Handing off the baton in a relay requires keen timing, vision, and trust between relay partners. Listen to the way Gail Devers describes it about 20 seconds into the video of this link: http://www.youtube.com/watch?v=vQCi3mayB3Q The implications abound for how this is analogous to changes in pastoral leadership. (Photo credit: blog.orgsync.com)

Yes, this is my first appointment, and that means that there were fewer responsibilities on my part as I wasn’t saying goodbye as a pastor to another congregation, though saying goodbye to our friends at Nicholasville UMC was difficult and tear-filled. Since I didn’t have the same sort of duties that most other UM Pastors have who go through the process of saying goodbye to one charge and hello to the new one, my preparation looked a little different than most. Still, I had in the back of my mind the territorialism I was warned about so often during my education. Therefore, I proceeded with caution when I approached Joey with a few questions about the Liberty and Post Oak churches, to which I was projected to be appointed. I even asked for forgiveness in advance if I happened to overstep a boundary.

I didn’t know Joey before my projected appointment but I had actually encountered his name before. I had been living in central Kentucky for the past decade before moving back to the Memphis Conference. I confided in my college roommate and longtime close friend (a United Methodist pastor in the Kentucky Conference) that I was pursuing re-entrance into the ordination process (another story for another day) in the UMC and hoping for an appointment in the Memphis Conference, in which I was raised as a child and youth and was previously a certified candidate for ordained ministry. Upon sharing this news with my friend, his wife said, “Oh, my cousin’s husband is a pastor in the Memphis Conference!” That cousin’s husband was…you guessed it, Joey Reed.

So I knew his name, but I didn’t really know him, so (again) I proceeded with caution. When I first made contact with him via email, he promised to be as open as he could, with obvious exceptions like maintaining confidentiality of conversations with parishioners where it was expressed or assumed. Needless to say, I was very relieved to have his promised candor, and he did not disappoint as he followed through in that regard. He and his family even opened up the parsonage for my family to view and measure each room. This was very helpful for my wife, an avid planner, who did a blueprint of each room to be able to plan out in advance how to arrange the furniture, etc. This brings up a significant issue in pastoral transitions and how more transparency can help: the role of the pastor’s family and the changes, emotions, and expectations they experience along the way. Joey’s family made us feel right at home as they sent pictures and measurements, opened their homes, and even gave gifts to our kids (ages 5 & 2 at the time; think about how much that meant to them!).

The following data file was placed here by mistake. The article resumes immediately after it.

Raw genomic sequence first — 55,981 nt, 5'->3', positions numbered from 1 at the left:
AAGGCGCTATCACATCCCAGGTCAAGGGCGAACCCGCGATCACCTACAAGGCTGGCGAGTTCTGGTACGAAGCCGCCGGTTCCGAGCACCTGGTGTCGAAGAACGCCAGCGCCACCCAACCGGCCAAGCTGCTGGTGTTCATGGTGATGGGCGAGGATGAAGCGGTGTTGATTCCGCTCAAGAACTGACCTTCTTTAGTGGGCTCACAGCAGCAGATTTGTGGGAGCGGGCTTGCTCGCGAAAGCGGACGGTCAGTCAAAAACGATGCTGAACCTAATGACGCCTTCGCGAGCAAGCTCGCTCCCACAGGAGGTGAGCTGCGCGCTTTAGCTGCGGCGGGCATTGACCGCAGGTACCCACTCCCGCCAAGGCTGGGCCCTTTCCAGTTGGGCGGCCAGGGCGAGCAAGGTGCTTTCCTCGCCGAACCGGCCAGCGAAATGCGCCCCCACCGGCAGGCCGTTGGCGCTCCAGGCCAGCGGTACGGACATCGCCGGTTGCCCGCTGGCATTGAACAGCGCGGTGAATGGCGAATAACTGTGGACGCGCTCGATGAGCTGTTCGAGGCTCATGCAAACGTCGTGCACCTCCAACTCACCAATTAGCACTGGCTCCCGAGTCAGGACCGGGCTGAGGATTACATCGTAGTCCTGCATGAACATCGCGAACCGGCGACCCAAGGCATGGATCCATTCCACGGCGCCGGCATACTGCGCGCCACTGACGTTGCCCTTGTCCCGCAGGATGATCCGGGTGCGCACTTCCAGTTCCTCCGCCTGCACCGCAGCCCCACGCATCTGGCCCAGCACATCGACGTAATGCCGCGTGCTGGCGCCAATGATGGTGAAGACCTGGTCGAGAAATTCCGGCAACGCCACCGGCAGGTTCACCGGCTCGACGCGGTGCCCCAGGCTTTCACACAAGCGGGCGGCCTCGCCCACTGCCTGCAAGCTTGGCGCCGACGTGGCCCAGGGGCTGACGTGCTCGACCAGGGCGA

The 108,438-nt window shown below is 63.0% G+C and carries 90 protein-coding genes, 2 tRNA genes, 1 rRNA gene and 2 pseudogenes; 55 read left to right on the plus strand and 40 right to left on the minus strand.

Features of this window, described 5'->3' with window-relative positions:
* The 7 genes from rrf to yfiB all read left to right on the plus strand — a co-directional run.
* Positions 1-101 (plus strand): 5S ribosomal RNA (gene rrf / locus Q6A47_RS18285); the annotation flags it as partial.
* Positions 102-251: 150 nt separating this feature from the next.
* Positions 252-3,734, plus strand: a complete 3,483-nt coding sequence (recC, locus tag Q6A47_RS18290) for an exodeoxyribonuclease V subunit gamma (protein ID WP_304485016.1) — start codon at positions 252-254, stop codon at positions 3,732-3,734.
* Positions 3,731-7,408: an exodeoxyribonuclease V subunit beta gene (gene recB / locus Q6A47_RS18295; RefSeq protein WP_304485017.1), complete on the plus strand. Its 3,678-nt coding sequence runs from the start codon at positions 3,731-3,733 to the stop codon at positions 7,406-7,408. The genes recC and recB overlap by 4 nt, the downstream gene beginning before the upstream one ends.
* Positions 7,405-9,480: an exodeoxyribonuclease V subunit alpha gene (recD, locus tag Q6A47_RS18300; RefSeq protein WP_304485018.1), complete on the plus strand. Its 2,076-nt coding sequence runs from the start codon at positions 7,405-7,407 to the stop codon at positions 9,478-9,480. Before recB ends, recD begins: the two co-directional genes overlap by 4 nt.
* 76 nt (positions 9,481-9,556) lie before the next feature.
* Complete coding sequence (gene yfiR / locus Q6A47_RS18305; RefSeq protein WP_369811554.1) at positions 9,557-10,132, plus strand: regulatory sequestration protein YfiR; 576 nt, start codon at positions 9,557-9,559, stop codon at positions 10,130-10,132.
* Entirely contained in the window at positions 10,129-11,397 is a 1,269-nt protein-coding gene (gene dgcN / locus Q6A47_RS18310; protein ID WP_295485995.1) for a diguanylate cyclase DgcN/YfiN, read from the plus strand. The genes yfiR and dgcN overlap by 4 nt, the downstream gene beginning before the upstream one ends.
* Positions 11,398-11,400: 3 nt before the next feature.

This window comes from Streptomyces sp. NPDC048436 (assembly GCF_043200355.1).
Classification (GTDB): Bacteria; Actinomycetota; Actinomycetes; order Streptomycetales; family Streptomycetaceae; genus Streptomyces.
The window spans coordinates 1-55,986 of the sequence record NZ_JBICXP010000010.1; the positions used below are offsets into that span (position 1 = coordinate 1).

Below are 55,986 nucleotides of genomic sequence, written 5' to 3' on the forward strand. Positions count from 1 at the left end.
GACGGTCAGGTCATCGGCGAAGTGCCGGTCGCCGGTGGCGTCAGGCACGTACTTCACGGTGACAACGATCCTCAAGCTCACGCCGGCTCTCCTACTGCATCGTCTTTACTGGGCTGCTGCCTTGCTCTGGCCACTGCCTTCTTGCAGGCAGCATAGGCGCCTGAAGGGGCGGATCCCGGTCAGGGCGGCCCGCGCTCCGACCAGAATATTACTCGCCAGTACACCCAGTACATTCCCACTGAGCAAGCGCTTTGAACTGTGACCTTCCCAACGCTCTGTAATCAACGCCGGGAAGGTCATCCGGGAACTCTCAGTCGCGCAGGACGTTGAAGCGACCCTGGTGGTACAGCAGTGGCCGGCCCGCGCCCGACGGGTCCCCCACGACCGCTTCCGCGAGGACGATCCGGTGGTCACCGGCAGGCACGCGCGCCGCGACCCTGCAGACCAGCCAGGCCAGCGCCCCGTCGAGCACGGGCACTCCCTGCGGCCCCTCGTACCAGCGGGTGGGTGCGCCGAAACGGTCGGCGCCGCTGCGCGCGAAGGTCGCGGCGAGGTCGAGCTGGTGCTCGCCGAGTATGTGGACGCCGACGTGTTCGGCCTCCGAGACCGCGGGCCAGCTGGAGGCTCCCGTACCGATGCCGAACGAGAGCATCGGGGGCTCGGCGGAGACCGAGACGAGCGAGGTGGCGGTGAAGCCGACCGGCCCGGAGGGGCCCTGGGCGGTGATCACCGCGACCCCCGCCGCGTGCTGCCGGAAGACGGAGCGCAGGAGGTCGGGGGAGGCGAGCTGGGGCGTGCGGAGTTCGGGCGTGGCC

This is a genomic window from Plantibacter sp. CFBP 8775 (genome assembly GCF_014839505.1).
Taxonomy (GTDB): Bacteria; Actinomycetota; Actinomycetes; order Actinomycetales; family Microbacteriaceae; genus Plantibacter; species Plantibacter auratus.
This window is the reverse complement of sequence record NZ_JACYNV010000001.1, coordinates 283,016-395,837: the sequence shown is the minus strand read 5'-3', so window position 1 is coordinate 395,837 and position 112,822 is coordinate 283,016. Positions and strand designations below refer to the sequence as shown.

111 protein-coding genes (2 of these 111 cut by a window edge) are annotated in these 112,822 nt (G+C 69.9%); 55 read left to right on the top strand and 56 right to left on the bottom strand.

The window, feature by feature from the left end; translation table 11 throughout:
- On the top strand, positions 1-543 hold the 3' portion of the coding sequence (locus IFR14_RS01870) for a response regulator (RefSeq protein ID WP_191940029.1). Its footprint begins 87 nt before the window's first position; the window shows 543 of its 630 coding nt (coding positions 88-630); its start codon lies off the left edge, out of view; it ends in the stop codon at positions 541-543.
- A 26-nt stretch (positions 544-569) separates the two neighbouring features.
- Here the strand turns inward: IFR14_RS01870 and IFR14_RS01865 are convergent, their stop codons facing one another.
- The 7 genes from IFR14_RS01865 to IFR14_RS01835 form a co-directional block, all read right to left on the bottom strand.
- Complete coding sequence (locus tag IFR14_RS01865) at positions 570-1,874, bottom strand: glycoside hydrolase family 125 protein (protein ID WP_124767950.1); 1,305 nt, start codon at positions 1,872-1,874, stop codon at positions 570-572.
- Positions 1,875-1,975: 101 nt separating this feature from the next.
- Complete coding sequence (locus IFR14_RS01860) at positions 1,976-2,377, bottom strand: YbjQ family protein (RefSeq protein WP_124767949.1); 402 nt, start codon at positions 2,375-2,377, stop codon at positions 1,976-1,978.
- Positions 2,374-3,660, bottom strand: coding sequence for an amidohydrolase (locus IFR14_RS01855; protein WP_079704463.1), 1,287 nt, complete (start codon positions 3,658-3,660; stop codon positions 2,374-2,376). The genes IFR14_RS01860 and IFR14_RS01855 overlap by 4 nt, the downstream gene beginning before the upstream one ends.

Most of my questions were logistical in nature, trying to get a sense of the way things were run at each congregation, the time of the services, how structured the liturgy was at each church, etc. We didn’t discuss personalities or mention names, except to point out the names of people in certain positions of leadership at the churches. But the questions I asked that required the more lengthy discussions (where he writes we had to take some breaks for meals…lol!) were the ones about the direction and vision of the churches. Now, these conversations should always take place between the new pastor and her/his congregation(s) and I would need to hear these matters from the folks at the churches themselves also, but knowing that Joey was transitioning out of Liberty and Post Oak on good terms made the dialogue appropriate, in my view, as he gave me some perspective in preparation. (Obviously, the pastor leaving on “good terms” is not always the case, so practicing discernment on which questions to ask and which to wait to ask until arrival is obviously significant.) That Joey left Liberty & Post Oak on good terms has had the blessings of being able to be more prepared, even if that meant more challenges in filling the shoes of one who was so well-liked by the people. I experienced and witnessed that he was beloved by the congregations in several ways and I especially saw this at a reception, a meet-and-greet of sorts for me and my family at the churches where both his family & mine were in attendance. I had already been told of the abundant hospitality of both the Reeds and the churches. When I experienced it firsthand and saw his encouraging them to warmly welcome us, that meant the world to me.

But even if you’ve read Joey’s previous post and if you’re reading this thinking I’m being too naïve and that little if any of this would work in many situations, would you please incorporate one thing into the life of your church the next time you are in the midst of pastoral transition? Please pray for the incoming pastor, by name, in the service, every week from the time when the projected appointment is made until the new pastor moves into the pulpit. As helpful as Joey’s transparency and the churches’ hospitality was in preparation for the move, these prayers were the most important part and gave fuel to the process that made my transition as easy as it could be. We Methodists believe in prevenient grace…that God’s grace has gone before us wherever we are. But belief in prevenient grace also includes the notion that God’s grace is going before us wherever we will go next. Once the projection of a transition has been made, as long as you’re alive and conscious there’s nothing (except your own will and pride) that could prevent your prayers for the new pastor and his/her family in the transition that lies ahead of them. And maybe, just maybe, if we genuinely lift up to God in prayer those who are heading our way, we might find that our hearts will be moved to make the landing strip a little more smooth than what has been the norm and fewer batons will be dropped.

My predecessor at Liberty & Post Oak UMCs, Joey Reed, and I are publishing a dual blog posting which will tell of the transparent transition from his leadership of the charge to mine. It is our hope that some of our experiences and practices will be helpful suggestions for others to consider embracing in future transitions in pastoral leadership. Joey has shared his side of the story today, which you should read & can by clicking the link below. I’ll post my side of the story next week; so stay tuned.

Turn and Face the Change » One Pastor’s Thoughts: Rev. Joey Reed, OSL.